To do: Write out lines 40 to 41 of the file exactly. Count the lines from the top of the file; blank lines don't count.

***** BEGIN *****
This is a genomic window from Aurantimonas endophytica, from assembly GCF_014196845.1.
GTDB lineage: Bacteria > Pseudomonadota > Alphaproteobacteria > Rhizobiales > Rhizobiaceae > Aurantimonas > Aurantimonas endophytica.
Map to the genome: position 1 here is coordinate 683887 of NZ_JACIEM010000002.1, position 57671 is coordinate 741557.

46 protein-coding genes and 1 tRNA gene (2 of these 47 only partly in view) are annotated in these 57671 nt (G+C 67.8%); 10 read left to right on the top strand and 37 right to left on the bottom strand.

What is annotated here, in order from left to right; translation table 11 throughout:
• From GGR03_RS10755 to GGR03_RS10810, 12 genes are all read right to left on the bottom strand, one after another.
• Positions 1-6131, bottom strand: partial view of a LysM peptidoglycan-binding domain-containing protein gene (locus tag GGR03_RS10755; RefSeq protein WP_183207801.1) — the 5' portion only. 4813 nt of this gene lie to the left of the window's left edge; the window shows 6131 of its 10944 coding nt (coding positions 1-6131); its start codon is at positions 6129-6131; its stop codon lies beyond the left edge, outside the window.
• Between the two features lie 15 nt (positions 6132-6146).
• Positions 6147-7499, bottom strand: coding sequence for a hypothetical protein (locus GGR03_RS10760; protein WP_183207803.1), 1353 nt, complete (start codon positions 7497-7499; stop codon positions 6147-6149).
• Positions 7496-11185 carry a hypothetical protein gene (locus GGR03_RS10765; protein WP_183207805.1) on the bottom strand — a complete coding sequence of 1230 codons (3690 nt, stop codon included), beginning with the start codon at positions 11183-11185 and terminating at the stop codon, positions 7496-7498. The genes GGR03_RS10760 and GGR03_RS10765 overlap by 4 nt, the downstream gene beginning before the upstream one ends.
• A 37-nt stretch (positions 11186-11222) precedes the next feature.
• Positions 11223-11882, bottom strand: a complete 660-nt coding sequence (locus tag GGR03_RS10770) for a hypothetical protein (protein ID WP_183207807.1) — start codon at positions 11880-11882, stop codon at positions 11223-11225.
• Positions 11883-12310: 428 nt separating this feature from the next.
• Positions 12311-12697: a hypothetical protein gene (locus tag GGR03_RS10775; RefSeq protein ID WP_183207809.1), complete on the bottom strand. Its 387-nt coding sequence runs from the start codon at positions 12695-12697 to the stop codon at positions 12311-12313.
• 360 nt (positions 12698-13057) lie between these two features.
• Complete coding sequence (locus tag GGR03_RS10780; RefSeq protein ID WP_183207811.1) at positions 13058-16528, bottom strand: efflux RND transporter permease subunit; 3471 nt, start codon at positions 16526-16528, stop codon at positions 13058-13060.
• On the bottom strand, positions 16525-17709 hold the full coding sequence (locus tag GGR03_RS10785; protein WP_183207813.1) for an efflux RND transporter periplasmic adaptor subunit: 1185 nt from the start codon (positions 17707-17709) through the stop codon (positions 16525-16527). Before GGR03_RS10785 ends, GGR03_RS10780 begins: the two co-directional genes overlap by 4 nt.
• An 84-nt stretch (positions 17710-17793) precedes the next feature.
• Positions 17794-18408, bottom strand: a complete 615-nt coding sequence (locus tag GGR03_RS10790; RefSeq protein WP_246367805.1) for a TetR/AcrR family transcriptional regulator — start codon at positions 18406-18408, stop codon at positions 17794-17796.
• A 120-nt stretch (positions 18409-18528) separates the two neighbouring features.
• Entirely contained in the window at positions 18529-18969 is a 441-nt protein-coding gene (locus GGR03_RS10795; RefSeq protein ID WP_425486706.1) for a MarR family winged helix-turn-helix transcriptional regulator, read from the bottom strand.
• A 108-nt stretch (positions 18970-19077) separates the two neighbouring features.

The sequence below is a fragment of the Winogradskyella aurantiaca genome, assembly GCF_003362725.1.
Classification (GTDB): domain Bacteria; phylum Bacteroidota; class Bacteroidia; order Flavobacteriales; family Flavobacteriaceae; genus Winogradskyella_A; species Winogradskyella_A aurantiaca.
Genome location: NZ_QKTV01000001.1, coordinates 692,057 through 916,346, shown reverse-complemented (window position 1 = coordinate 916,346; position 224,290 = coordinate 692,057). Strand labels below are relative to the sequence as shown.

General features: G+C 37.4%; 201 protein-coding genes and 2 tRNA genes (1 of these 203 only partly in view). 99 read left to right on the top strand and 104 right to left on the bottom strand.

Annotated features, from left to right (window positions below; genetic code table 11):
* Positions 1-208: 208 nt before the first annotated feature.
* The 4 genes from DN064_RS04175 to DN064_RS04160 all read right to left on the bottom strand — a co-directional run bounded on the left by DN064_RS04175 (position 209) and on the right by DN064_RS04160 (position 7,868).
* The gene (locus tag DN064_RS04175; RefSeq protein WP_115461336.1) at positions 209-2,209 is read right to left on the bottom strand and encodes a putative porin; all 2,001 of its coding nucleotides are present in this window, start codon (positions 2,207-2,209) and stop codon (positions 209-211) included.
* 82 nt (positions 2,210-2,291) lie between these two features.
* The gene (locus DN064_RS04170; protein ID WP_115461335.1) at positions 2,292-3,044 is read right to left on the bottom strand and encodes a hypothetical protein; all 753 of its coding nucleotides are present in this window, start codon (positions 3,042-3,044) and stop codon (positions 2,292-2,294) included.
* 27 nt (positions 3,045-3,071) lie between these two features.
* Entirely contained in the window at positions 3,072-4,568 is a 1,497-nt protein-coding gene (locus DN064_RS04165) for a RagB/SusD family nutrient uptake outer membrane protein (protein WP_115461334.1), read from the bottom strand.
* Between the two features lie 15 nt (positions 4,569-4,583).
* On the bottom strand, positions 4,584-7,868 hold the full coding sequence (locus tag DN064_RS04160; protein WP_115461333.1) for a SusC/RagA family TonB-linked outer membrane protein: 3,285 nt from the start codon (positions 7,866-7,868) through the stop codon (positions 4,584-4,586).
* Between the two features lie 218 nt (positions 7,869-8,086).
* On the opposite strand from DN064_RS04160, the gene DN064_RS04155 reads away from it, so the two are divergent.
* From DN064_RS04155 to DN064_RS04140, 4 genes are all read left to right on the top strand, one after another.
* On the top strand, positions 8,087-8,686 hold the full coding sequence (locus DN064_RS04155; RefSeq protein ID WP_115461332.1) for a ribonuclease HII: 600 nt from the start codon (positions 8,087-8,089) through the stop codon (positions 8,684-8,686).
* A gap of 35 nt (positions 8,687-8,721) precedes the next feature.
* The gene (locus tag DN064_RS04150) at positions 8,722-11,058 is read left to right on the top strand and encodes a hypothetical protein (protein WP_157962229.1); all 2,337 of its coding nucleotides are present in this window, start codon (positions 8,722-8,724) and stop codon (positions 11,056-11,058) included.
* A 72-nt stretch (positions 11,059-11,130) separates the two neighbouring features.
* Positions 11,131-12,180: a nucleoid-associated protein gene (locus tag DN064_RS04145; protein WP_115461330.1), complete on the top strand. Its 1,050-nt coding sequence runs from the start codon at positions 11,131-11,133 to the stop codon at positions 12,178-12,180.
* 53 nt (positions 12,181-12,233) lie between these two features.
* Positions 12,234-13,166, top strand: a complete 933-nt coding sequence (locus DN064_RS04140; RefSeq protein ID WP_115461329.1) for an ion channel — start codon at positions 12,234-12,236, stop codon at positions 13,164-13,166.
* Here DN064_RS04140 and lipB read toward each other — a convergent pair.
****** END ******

* On the top strand, positions 8,087-8,686 hold the full coding sequence (locus DN064_RS04155; RefSeq protein ID WP_115461332.1) for a ribonuclease HII: 600 nt from the start codon (positions 8,087-8,089) through the stop codon (positions 8,684-8,686).
* A gap of 35 nt (positions 8,687-8,721) precedes the next feature.